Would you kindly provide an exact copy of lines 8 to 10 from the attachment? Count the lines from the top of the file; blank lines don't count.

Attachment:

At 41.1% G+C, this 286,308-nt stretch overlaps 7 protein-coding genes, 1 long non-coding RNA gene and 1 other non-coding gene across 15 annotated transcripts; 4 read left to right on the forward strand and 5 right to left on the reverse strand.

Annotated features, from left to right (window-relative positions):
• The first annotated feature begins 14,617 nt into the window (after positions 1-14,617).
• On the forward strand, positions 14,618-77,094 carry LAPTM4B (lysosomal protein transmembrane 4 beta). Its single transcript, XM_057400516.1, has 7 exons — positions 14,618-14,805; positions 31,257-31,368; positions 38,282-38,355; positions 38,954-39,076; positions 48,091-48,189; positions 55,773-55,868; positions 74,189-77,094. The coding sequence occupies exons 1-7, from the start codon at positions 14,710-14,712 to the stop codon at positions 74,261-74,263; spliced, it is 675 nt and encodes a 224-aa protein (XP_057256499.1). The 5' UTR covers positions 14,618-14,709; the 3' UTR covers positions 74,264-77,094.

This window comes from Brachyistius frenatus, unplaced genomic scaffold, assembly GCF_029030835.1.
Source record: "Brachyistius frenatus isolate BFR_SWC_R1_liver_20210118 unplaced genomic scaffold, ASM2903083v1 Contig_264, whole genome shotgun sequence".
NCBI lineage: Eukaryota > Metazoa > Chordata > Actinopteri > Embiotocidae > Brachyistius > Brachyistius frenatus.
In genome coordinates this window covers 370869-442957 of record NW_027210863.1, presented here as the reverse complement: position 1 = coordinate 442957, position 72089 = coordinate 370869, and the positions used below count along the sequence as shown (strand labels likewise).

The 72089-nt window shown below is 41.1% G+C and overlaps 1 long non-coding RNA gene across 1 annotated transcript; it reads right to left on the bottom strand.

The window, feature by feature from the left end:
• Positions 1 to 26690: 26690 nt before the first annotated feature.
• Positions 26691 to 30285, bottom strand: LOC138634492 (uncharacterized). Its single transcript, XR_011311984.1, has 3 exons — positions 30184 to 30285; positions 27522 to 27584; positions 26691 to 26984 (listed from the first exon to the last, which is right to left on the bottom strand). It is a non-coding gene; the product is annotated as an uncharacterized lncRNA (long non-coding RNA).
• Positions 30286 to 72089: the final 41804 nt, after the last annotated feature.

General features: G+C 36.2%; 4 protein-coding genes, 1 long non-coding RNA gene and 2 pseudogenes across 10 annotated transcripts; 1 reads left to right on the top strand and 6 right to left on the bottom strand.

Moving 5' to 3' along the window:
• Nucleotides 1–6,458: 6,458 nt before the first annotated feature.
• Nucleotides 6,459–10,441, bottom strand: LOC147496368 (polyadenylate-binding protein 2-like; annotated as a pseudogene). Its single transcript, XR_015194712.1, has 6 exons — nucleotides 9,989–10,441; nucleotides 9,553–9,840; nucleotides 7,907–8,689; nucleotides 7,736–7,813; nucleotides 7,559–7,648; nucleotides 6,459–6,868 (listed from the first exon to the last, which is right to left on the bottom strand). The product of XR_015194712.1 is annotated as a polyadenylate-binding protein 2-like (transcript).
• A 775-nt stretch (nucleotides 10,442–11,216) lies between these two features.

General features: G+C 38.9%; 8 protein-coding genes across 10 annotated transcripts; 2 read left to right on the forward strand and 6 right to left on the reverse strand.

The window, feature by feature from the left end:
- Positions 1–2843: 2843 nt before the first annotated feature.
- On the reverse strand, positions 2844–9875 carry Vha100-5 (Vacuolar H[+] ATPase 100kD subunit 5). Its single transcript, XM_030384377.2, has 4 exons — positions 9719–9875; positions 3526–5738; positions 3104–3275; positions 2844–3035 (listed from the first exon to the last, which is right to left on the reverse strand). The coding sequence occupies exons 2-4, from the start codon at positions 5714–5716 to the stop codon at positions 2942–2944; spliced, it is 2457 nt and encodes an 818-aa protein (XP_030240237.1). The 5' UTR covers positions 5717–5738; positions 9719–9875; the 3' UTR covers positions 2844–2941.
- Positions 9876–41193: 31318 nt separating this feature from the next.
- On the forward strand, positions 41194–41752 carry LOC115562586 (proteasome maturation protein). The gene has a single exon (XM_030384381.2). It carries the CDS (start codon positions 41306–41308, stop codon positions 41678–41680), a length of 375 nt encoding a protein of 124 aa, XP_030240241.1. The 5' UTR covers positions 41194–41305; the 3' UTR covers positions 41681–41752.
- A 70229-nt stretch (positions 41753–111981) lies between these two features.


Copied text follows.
In genome coordinates this window covers 370869-442957 of record NW_027210863.1, presented here as the reverse complement: position 1 = coordinate 442957, position 72089 = coordinate 370869, and the positions used below count along the sequence as shown (strand labels likewise).

The 72089-nt window shown below is 41.1% G+C and overlaps 1 long non-coding RNA gene across 1 annotated transcript; it reads right to left on the bottom strand.

The window, feature by feature from the left end: